Host Platform Interfaces: Action-Packed Entities
The role of device interfaces is illustrated in Figure 1, in which we see a network consisting of switches, routers, and computers.
Figure 1 A typical small enterprise network.
The left side of Figure 1 shows a headquarters site that hosts many end users (not shown) and a range of services such as email, voice-over-IP, voice-over-video, and so on. With an increasingly mobile and dispersed workforce, there is a growing need to extend these productivity-enhancing services to all remote sites. This is the purpose of the service provider network in the center of Figure 1 and the transit service provider in the top-right corner. The hockey puck symbols in Figure 1 are all IP routers; they are intermediate systems that serve to both receive and forward traffic. On the other hand, the two switches and the mail server are end systems that serve to originate and terminate application traffic.
I labeled many of the device interfaces (for example, a, b, c, d, Eth1, and so on) in Figure 1, and these entities are what we'll be focusing on for the remainder of this article. Each device in Figure 1 provides onboard facilities for examining its interfaces. To illustrate this, if you're using Windows, you can open up the Control Panel and see the interfaces on your host machine (look at Ports to see the serial devices and Network to see the attached network devices). Likewise, if you had access to some of the routers or switches in Figure 1, you'd see that they each have proprietary mechanisms for viewing their interfaces (for example, a command-line interface).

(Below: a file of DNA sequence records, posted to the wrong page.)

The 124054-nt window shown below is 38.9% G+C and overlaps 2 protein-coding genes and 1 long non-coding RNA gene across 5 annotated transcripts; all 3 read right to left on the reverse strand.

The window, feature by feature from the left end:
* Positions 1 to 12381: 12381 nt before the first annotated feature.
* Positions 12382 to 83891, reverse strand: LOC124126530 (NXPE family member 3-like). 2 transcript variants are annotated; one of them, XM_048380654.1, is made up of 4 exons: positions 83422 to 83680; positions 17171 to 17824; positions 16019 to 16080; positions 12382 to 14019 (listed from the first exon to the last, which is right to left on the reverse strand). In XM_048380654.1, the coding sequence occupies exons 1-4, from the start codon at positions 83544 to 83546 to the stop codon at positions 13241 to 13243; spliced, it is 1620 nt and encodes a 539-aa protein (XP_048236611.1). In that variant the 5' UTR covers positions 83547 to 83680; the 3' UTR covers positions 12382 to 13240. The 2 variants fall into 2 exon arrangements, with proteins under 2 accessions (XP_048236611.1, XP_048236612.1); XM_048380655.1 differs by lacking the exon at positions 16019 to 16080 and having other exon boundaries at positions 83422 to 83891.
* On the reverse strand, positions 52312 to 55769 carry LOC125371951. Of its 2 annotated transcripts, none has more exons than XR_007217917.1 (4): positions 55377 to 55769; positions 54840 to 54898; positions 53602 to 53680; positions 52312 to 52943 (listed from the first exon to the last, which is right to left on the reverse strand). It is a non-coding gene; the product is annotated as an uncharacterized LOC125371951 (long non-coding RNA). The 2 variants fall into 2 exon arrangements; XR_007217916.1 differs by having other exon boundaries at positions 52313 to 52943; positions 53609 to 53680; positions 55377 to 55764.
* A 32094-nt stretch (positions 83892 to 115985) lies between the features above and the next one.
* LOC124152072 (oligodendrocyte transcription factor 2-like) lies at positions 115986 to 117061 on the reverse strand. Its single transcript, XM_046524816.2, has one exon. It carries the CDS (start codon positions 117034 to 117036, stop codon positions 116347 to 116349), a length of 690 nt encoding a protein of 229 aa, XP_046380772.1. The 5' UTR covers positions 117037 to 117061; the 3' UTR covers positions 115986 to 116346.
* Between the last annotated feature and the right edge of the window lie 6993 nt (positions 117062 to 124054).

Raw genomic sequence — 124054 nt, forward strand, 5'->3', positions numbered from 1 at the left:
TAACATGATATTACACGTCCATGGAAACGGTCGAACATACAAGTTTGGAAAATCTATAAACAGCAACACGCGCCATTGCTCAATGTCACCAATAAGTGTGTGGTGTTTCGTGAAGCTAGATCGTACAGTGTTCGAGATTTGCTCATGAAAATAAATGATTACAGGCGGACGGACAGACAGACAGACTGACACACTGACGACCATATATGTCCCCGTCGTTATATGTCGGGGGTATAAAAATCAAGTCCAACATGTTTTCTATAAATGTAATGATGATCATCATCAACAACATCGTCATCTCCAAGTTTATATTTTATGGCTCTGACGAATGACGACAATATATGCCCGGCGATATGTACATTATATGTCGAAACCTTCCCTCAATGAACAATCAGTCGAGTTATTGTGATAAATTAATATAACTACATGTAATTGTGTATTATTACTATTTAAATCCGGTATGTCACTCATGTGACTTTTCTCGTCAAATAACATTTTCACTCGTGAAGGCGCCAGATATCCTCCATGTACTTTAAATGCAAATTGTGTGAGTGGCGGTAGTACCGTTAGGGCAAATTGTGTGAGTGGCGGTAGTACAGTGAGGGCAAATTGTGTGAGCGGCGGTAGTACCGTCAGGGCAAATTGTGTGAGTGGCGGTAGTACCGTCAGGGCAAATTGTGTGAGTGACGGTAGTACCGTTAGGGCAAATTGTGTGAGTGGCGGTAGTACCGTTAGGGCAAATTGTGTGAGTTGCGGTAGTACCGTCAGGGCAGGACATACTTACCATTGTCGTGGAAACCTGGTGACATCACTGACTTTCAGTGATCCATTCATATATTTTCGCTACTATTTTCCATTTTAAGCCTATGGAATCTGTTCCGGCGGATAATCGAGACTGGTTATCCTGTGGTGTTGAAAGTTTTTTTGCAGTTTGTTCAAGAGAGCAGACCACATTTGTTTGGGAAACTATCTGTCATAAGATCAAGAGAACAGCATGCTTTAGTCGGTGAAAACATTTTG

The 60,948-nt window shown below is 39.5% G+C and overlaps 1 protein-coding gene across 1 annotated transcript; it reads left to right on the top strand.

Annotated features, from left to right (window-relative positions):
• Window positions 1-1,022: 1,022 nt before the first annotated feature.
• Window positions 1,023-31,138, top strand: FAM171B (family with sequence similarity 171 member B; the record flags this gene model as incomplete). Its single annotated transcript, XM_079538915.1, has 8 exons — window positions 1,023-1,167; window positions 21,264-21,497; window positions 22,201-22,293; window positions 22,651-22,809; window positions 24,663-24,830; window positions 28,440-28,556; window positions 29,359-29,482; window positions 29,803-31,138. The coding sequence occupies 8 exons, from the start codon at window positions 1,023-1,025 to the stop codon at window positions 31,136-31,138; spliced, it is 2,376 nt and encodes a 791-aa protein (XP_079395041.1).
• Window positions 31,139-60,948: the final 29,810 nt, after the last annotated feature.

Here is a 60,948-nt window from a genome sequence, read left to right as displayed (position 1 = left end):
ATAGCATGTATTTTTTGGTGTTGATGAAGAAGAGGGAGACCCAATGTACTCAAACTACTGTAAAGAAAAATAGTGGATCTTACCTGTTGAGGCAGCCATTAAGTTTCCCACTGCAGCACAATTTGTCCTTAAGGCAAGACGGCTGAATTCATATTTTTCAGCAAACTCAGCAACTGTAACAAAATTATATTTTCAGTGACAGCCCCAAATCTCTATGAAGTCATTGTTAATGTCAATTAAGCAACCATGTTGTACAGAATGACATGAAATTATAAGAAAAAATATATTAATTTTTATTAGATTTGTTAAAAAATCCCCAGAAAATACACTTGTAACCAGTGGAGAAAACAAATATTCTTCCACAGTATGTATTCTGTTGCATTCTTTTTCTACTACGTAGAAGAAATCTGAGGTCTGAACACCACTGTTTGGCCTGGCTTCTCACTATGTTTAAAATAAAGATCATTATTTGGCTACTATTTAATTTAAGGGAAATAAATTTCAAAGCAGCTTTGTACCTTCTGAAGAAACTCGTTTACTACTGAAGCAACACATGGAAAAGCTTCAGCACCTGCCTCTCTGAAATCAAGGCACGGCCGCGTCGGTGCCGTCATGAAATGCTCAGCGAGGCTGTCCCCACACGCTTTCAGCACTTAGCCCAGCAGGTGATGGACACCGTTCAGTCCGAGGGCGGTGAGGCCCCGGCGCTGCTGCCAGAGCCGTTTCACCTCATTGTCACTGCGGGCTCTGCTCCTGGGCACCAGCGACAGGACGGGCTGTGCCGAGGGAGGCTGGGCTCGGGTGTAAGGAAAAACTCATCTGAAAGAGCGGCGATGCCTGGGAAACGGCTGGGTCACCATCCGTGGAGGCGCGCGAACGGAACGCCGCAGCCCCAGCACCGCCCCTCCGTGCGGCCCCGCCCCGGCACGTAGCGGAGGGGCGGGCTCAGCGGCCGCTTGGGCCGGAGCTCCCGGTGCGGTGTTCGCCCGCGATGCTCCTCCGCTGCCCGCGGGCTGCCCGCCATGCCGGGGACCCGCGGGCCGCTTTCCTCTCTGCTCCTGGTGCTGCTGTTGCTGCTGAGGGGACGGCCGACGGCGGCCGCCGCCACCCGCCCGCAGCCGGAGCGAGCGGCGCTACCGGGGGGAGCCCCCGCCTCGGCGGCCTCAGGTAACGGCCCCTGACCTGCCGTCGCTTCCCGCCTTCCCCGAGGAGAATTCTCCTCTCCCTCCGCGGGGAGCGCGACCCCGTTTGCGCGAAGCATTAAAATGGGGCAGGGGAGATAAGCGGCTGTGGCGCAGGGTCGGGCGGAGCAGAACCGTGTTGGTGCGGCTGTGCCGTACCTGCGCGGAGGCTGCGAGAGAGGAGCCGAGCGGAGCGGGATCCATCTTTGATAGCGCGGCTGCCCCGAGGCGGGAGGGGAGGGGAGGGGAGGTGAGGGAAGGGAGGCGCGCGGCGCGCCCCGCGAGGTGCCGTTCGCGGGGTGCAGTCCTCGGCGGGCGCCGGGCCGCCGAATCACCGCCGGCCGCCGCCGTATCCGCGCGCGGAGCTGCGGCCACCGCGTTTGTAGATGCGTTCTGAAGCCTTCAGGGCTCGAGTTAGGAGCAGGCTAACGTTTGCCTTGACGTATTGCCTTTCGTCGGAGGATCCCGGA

So, why do you need a programmatic means of looking at interfaces? In other words, what's wrong with this picture? The difficulty with using device-specific mechanisms to manipulate interfaces is that they are proprietary facilities; that is, non-standard. Imagine running a network with hundreds of thousands of devices scattered all over the world! Clearly, a standard mechanism is needed, and fortunately one has existed since the 1980s. It's called Simple Network Management Protocol, or SNMP.